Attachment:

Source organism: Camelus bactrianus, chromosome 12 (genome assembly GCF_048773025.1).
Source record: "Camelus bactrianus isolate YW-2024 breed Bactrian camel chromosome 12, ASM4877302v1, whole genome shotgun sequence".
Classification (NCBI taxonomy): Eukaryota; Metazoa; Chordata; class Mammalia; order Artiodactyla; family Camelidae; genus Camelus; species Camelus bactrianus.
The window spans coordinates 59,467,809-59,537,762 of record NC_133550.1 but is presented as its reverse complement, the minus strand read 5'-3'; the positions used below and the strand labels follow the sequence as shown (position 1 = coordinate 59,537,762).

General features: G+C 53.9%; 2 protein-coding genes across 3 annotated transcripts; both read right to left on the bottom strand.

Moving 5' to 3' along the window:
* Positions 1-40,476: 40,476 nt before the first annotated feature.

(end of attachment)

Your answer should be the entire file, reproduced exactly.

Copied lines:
Source organism: Camelus bactrianus, chromosome 12 (genome assembly GCF_048773025.1).
Source record: "Camelus bactrianus isolate YW-2024 breed Bactrian camel chromosome 12, ASM4877302v1, whole genome shotgun sequence".
Classification (NCBI taxonomy): Eukaryota; Metazoa; Chordata; class Mammalia; order Artiodactyla; family Camelidae; genus Camelus; species Camelus bactrianus.
The window spans coordinates 59,467,809-59,537,762 of record NC_133550.1 but is presented as its reverse complement, the minus strand read 5'-3'; the positions used below and the strand labels follow the sequence as shown (position 1 = coordinate 59,537,762).

General features: G+C 53.9%; 2 protein-coding genes across 3 annotated transcripts; both read right to left on the bottom strand.

Moving 5' to 3' along the window:
* Positions 1-40,476: 40,476 nt before the first annotated feature.